“Violence is about control and gender violence has the added stigma of provoking a sense of embarrassment among victims, with aspects that are so personal, making it more complex. The fear of a myriad of ramifications keeps victims from telling their caregivers, and the threat of additional violence and intensified control are deterrents to victims’ willingness to seek counsel – whether it’s about the abuse itself, seeking medical care, and even seeking counsel on prenatal care or disease prevention. It’s a vicious cycle.”

Representative Crowley’s positions on global health are strongly influenced by what he witnessed 15 years ago on a congressional delegation to South Africa and Malawi with the United Nations Fund for Population Activities (UNFPA). He met with government officials, healthcare providers, and people living with HIV/AIDS, but vividly remembers being in a village where rudimentary, unsterilized instruments were used to deliver a baby:

“People are living in these same conditions even today in 2017. We, with our privilege of development, have the responsibility to provide aide and resources so that women can safely give birth, can receive early diagnoses and have access to medicine necessary to prevent the spread from mother to child of HIV/AIDS.”

In Africa, he also learned about the prevalence of Female Genital Mutilation (FGM) and Fistula, and expressed concern that gender-based violence, poverty, famine, rising tides, lack of access to clean water, and disease are not just public health issues that need to be effectively diagnosed and eradicated, but multinational security threats to the global community, adding:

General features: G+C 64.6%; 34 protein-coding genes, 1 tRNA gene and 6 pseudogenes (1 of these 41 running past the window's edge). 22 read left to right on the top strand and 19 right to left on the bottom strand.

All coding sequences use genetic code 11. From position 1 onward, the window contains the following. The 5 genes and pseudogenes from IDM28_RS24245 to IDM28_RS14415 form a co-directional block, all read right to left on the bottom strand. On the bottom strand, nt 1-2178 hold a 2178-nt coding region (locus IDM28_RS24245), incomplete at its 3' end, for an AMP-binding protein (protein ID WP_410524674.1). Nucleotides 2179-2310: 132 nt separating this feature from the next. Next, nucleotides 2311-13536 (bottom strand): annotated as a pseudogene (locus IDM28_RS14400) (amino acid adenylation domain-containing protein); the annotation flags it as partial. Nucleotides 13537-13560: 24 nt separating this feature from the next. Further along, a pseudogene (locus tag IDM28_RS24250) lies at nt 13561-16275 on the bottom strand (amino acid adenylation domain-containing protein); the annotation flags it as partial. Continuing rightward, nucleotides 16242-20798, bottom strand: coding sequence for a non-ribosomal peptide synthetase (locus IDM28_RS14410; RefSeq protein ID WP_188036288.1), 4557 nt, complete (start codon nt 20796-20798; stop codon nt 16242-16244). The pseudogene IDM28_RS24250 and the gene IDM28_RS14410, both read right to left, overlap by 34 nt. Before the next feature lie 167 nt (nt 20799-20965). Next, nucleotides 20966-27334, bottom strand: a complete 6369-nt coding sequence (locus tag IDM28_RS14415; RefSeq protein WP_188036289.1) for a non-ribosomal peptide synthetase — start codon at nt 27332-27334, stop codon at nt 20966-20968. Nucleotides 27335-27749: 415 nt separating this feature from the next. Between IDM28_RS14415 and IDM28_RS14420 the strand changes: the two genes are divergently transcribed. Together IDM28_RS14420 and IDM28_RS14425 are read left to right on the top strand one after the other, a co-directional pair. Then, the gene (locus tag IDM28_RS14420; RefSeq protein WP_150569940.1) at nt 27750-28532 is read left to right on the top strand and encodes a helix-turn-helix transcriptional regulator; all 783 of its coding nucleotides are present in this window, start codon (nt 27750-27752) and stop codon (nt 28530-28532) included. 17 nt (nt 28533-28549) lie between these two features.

“One of my personal goals is to press governments in Africa for legislation banning FGM and Fistula, with consequences for officials failing to enforce these laws.”

As an Ambassador for EGPAF, a young person with a passion to positively impact my community, and an advocate for global justice, I felt it was important to ask the Congressman for advice for young people who are interested in global health policy. He acknowledged that the world has progressed fundamentally and that we are benefiting from improvements internationally in approaches to global health policy. However, he believes that young people can take decisive action and move us even further forward:

“Interning for elected officials is an important way for young people to get exposure to these kinds of issues and they see how our constituents are affected. Interns gain understanding of global issues their elected officials take on by hearing firsthand accounts from constituents they interact with, they gain an appreciation for the complexities that exist within their own communities that prompt new policies and legislation, and they gain insight into the intricacies of the work carried out by their elected officials. Most young people don’t take advantage of the opportunity, and they definitely should!”

Considering my internship experience, I wholeheartedly agree. There’s no better way to learn about one’s community than to work for the very people who represent it. And the knowledge and experience gained from such service can only help a committed young person to become an agent for positive change and a more capable advocate for global justice.